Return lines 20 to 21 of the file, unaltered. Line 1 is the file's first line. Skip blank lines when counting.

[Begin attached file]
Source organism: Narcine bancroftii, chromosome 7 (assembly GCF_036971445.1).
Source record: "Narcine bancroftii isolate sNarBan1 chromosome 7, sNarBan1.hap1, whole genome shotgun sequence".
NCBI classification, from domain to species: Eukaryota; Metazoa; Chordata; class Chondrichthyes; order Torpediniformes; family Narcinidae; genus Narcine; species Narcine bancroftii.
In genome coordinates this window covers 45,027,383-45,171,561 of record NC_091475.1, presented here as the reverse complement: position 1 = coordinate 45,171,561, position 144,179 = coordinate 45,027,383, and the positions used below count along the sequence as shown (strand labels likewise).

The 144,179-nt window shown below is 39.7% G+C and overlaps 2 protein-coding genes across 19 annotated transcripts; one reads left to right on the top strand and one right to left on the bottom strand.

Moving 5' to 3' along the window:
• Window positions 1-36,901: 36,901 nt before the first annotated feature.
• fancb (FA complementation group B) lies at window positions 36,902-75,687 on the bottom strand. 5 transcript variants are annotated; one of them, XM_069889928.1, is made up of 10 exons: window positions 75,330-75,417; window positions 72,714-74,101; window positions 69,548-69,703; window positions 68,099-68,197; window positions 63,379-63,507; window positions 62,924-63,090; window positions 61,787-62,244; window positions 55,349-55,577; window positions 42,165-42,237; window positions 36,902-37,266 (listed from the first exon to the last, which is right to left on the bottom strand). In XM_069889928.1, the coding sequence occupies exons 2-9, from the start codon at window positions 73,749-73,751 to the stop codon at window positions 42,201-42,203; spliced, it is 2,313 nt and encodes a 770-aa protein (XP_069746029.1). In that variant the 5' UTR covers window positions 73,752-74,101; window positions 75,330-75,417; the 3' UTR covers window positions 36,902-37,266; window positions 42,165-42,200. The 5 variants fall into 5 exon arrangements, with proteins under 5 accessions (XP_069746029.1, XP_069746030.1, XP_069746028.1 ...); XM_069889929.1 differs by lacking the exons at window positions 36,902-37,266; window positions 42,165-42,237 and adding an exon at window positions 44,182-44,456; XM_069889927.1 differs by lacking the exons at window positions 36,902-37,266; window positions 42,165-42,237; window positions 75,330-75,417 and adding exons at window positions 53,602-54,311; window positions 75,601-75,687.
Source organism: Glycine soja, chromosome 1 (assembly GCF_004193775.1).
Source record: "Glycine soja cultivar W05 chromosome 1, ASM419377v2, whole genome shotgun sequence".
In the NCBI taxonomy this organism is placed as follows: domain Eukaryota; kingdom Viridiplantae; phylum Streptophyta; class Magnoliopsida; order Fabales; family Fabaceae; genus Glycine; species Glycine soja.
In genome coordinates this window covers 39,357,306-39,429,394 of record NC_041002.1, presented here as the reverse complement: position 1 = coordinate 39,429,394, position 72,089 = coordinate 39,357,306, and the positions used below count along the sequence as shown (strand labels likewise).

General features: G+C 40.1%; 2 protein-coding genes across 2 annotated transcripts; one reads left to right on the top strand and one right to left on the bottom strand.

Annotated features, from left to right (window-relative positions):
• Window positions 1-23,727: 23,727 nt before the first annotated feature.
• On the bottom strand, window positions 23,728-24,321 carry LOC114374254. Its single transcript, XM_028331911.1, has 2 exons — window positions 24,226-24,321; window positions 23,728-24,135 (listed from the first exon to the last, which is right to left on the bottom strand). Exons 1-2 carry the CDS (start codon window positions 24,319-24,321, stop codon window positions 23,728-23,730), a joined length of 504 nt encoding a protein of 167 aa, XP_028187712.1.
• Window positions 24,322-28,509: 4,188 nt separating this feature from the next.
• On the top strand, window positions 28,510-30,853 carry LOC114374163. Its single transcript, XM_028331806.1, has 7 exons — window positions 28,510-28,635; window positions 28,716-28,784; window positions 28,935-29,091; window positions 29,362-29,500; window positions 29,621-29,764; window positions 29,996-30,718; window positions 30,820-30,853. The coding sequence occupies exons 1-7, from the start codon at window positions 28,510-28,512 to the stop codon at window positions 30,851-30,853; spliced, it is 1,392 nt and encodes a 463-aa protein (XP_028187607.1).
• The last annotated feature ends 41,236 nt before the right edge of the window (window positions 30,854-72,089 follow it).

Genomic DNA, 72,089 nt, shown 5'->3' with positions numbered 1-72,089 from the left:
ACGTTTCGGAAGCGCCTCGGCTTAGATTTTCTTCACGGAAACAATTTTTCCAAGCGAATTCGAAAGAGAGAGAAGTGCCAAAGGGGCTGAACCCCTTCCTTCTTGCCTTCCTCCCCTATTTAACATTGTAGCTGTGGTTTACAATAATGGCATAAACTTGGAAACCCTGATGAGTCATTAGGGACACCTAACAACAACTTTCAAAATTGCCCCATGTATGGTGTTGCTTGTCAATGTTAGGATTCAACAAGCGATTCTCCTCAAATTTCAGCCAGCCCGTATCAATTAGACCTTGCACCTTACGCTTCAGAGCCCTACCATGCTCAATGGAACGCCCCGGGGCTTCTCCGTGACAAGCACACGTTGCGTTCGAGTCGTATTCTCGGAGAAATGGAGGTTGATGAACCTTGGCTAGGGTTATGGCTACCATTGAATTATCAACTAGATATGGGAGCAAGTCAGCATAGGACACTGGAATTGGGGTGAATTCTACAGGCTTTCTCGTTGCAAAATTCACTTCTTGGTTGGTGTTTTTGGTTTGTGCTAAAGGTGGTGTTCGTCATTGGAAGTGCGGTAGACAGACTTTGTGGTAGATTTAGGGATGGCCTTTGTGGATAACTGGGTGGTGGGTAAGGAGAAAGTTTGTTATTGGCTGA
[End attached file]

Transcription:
Genomic DNA, 72,089 nt, shown 5'->3' with positions numbered 1-72,089 from the left:
ACGTTTCGGAAGCGCCTCGGCTTAGATTTTCTTCACGGAAACAATTTTTCCAAGCGAATTCGAAAGAGAGAGAAGTGCCAAAGGGGCTGAACCCCTTCCTTCTTGCCTTCCTCCCCTATTTAACATTGTAGCTGTGGTTTACAATAATGGCATAAACTTGGAAACCCTGATGAGTCATTAGGGACACCTAACAACAACTTTCAAAATTGCCCCATGTATGGTGTTGCTTGTCAATGTTAGGATTCAACAAGCGATTCTCCTCAAATTTCAGCCAGCCCGTATCAATTAGACCTTGCACCTTACGCTTCAGAGCCCTACCATGCTCAATGGAACGCCCCGGGGCTTCTCCGTGACAAGCACACGTTGCGTTCGAGTCGTATTCTCGGAGAAATGGAGGTTGATGAACCTTGGCTAGGGTTATGGCTACCATTGAATTATCAACTAGATATGGGAGCAAGTCAGCATAGGACACTGGAATTGGGGTGAATTCTACAGGCTTTCTCGTTGCAAAATTCACTTCTTGGTTGGTGTTTTTGGTTTGTGCTAAAGGTGGTGTTCGTCATTGGAAGTGCGGTAGACAGACTTTGTGGTAGATTTAGGGATGGCCTTTGTGGATAACTGGGTGGTGGGTAAGGAGAAAGTTTGTTATTGGCTGA